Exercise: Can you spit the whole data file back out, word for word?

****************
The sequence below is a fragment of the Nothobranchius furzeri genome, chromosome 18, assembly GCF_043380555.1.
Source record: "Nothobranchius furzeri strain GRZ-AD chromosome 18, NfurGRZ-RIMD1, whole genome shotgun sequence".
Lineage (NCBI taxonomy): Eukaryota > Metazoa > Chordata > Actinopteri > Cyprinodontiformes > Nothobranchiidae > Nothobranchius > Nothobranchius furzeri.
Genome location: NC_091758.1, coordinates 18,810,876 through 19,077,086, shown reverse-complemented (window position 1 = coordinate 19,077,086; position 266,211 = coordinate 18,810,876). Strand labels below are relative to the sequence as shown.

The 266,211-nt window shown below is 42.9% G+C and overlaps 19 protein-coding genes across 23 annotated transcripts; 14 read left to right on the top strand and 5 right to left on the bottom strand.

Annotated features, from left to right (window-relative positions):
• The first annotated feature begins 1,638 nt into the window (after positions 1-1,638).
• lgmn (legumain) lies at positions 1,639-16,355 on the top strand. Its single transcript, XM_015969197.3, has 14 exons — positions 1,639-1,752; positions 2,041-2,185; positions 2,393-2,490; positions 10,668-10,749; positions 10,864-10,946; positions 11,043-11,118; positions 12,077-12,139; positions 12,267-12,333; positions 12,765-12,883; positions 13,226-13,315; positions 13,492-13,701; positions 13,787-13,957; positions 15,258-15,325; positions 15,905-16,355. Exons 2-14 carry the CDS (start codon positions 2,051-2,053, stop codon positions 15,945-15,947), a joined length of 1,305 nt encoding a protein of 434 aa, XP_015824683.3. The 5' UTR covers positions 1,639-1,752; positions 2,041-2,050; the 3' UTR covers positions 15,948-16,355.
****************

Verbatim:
The sequence below is a fragment of the Nothobranchius furzeri genome, chromosome 18, assembly GCF_043380555.1.
Source record: "Nothobranchius furzeri strain GRZ-AD chromosome 18, NfurGRZ-RIMD1, whole genome shotgun sequence".
Lineage (NCBI taxonomy): Eukaryota > Metazoa > Chordata > Actinopteri > Cyprinodontiformes > Nothobranchiidae > Nothobranchius > Nothobranchius furzeri.
Genome location: NC_091758.1, coordinates 18,810,876 through 19,077,086, shown reverse-complemented (window position 1 = coordinate 19,077,086; position 266,211 = coordinate 18,810,876). Strand labels below are relative to the sequence as shown.

The 266,211-nt window shown below is 42.9% G+C and overlaps 19 protein-coding genes across 23 annotated transcripts; 14 read left to right on the top strand and 5 right to left on the bottom strand.

Annotated features, from left to right (window-relative positions):
• The first annotated feature begins 1,638 nt into the window (after positions 1-1,638).
• lgmn (legumain) lies at positions 1,639-16,355 on the top strand. Its single transcript, XM_015969197.3, has 14 exons — positions 1,639-1,752; positions 2,041-2,185; positions 2,393-2,490; positions 10,668-10,749; positions 10,864-10,946; positions 11,043-11,118; positions 12,077-12,139; positions 12,267-12,333; positions 12,765-12,883; positions 13,226-13,315; positions 13,492-13,701; positions 13,787-13,957; positions 15,258-15,325; positions 15,905-16,355. Exons 2-14 carry the CDS (start codon positions 2,051-2,053, stop codon positions 15,945-15,947), a joined length of 1,305 nt encoding a protein of 434 aa, XP_015824683.3. The 5' UTR covers positions 1,639-1,752; positions 2,041-2,050; the 3' UTR covers positions 15,948-16,355.